Is uprooting millions of poor tribals from their ancestral homelands ethical?
One should not have been surprised when the Centre failed to send its lawyers to the February 13 hearing on Forest Rights Act
One should not have been surprised when the Centre failed to send its lawyers to the February 13 hearing on Forest Rights Act. One has seen forest lands usurped by private corporations and ecological considerations thrown to the wind under the current government.
While the government might have a clear motive of displacing sons and daughters of the forests to enable a corporate takeover of the resources, the Supreme Court also has to bear the moral cross for displacing millions of Indian citizens, most of whom are haplessly poor and marginalised.
The Supreme Court on February 20 ordered the forced eviction of more than a million tribal and other families from forestlands across 16 states of the country after the Centre failed to defend Forest Rights Act that was ironically passed to defend their rights. The Union government failed to present its lawyers in defence of the law on February 13.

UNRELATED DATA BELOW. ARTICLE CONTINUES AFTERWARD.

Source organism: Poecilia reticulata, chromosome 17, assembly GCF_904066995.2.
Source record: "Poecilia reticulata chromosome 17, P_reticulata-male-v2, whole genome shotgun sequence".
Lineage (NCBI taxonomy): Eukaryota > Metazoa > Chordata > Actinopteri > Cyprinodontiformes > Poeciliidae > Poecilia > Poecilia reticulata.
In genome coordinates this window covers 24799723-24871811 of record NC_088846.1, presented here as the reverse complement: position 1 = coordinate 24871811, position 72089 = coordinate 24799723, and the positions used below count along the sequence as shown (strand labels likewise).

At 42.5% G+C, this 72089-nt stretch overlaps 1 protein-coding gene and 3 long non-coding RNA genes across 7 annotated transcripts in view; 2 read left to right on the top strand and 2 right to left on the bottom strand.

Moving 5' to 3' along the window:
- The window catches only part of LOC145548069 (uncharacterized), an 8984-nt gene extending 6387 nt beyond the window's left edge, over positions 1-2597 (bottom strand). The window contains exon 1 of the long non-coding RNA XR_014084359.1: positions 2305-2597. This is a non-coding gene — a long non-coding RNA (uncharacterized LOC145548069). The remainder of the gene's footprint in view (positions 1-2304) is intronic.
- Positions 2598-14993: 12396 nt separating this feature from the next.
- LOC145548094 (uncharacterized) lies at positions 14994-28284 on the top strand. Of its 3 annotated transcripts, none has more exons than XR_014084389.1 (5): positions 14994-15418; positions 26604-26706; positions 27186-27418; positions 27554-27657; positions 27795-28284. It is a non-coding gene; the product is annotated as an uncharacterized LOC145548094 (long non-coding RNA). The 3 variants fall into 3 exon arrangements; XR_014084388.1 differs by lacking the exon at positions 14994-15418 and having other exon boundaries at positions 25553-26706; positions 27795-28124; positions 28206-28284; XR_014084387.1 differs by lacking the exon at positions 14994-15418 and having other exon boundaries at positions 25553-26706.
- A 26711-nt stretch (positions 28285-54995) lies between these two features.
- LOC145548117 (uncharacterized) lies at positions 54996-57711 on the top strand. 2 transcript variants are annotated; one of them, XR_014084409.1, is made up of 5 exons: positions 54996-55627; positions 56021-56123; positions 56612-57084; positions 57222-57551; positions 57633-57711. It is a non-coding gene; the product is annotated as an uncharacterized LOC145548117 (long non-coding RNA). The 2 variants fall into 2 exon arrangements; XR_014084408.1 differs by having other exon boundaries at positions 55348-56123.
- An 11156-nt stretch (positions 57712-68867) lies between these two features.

The SC order asked the state governments to “ensure that where the rejection orders have been passed, eviction will be carried out on or before the next date of hearing. In case the eviction is not carried out, as aforesaid, the matter would be viewed seriously by this court.” The next date of hearing is on July 27. So, by that day these families are going to be homeless.
The total number of rejected claims from 16 states which have reported rejection figures to the Supreme Court add up to 1,127,446 households. The number is likely to go up substantially once all the states report their rejection figures
The Forest Rights Act was passed by the Congress-led United Progressive Alliance government in 2006. It required state governments to transfer back traditional forest lands to tribals. The 16 state governments have said over 1.1 million cases were disqualified. However, there is widespread scepticism about the veracity of this figure as implementation was shoddy and lackadaisical. Critics have said that many state governments, specifically the forest departments and local administrations, did not even care to carry out the process.
What is unnerving is that the Supreme Court has put the onus of the Centre’s non-appearance in the court and non-implementation of the Forest Rights Act by the states on dwellers of the forest. As a result, going by an average family size of five, almost 6 million people are going to be uprooted from their roots and their homeland without any provision of rehabilitation. From a purely moral and ethical point of view, this can’t be construed as justice.